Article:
In The Iliad, written in a 3rd person omniscient point of view, Homer gives a very serious account of the tenth and last year of the Trojan War. It was in Homer's account that the very idea of becoming a legendary hero reached its pinnacle; the choice of the better hero was not decided on the events they participated in, but rather by their characteristics. The ancient Greeks had strict criteria for individuals to follow if they were to be seen as heroes. Above all, a man needed to be a skilled warrior, but this was not the only requirement. To be a hero, a warrior had to respect authority, both governmental and religious. The Greeks gave heroes no room for pride. These men were to be modest, not only giving credit to their culture and the gods for any great deeds they had done, but also accepting everything that happened as Fate, not scenarios they had created for themselves. In other words, they did not make themselves what they were; rather, they had been predestined to become it. The final requirement of being a hero was coolness. Heroes were not permitted to be blinded by rage or have mood swings. In The Iliad, two Greeks are presented to the reader as heroes. They are Achilles and Diomedes. Although they are both good contenders for the title of hero, Diomedes is by far the better of the two. Diomedes is one of the finest and bravest of the Greek warriors. He is respectful to all authority figures and has little or no pride. Always wise and reasonable, he may be the vision of the perfect nobleman.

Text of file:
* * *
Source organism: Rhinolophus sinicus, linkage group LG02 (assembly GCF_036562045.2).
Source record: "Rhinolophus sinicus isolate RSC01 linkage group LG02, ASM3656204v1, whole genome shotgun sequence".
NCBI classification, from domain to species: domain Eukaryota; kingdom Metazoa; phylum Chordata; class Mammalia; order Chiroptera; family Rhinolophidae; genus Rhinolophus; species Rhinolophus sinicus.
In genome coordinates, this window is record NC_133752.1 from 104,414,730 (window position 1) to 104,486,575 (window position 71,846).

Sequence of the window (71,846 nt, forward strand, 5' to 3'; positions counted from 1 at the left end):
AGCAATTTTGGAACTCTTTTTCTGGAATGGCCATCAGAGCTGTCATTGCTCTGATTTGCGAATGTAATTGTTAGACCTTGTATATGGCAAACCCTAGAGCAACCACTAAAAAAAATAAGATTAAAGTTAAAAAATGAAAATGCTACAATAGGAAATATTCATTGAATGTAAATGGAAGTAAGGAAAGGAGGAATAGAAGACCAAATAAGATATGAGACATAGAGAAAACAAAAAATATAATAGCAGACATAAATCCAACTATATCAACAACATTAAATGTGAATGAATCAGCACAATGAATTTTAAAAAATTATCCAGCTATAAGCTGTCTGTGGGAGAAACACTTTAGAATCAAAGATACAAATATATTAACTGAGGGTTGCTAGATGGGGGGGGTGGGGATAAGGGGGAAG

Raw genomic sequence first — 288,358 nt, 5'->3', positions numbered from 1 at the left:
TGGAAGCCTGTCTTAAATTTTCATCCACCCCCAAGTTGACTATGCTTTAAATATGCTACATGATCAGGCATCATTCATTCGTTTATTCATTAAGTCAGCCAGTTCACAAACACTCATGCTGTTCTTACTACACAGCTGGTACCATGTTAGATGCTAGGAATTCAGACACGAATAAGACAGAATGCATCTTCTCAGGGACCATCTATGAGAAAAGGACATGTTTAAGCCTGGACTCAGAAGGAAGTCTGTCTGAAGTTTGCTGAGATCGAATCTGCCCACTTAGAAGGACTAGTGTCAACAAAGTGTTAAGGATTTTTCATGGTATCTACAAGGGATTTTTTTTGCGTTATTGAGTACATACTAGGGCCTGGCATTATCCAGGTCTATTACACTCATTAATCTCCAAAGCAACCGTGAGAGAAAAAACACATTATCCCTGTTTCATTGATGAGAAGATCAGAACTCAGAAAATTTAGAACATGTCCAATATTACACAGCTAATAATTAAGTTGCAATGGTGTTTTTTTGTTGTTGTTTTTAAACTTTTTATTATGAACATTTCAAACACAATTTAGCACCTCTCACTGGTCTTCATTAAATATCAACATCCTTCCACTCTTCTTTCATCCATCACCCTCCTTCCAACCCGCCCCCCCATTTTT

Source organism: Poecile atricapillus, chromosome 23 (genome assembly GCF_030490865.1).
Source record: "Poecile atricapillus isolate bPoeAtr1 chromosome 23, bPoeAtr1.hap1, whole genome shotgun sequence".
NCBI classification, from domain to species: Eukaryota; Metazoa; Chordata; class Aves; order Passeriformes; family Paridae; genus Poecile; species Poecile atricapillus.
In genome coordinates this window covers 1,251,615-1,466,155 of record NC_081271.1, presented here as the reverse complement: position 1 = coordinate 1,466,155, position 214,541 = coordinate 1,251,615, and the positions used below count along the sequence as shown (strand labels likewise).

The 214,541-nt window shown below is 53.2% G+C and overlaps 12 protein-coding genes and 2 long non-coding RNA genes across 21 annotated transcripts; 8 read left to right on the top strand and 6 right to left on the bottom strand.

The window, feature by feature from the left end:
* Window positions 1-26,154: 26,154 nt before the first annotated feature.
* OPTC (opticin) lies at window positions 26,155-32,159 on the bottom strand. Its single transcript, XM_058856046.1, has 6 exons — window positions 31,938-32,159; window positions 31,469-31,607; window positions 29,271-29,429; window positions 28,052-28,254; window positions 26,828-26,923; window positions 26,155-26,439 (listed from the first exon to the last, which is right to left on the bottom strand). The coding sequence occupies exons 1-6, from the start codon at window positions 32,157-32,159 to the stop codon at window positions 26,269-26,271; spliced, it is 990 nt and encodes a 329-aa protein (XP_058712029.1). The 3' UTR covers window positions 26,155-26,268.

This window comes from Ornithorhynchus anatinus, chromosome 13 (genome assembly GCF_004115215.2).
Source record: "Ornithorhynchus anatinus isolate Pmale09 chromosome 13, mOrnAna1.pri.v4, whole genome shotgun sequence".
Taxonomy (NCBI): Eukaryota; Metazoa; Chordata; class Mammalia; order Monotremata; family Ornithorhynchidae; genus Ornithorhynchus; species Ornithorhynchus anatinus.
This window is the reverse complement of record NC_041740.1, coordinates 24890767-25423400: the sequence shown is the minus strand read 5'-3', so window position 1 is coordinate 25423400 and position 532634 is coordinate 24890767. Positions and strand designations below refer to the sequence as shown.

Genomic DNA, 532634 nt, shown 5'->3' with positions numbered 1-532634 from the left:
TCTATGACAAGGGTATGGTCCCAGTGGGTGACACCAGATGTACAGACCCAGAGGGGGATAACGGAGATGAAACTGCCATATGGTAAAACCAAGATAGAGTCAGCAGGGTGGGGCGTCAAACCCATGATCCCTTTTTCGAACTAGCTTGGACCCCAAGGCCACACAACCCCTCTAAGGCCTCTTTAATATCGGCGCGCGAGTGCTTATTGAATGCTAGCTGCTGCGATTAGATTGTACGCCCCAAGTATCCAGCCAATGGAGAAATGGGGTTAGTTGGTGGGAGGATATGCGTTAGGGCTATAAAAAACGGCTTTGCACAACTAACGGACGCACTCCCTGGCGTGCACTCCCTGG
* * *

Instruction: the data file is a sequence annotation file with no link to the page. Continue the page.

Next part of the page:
Both Achilles and Diomedes easily meet the first requirement, that a hero must have skill on the battlefield. Throughout The Iliad, Homer tells of their incredible (though usually go...
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...kill in battle, respect for authority, humility, and coolness under fire. Not many men met all requirements, including Achilles, but they were still viewed as heroes. Between Achilles and Diomedes, Diomedes was the better choice for the title of hero. He was one of the finest Greek soldiers. Diomedes was respectful of authority, humble about his successes, and was very levelheaded. Achilles had great fighting skill as well; however, he had trouble respecting authority and keeping his cool, both results of his excessive pride. If Achilles had not been so prideful, he could have been a much greater warrior and hero, perhaps achieving status equal to the gods. He simply had too much pride. Diomedes was humble; therefore, it was easier for him to respect authority and keep a level head.
Fagles, Robert, trans. The Iliad. New York: Penguin Books, 1990.
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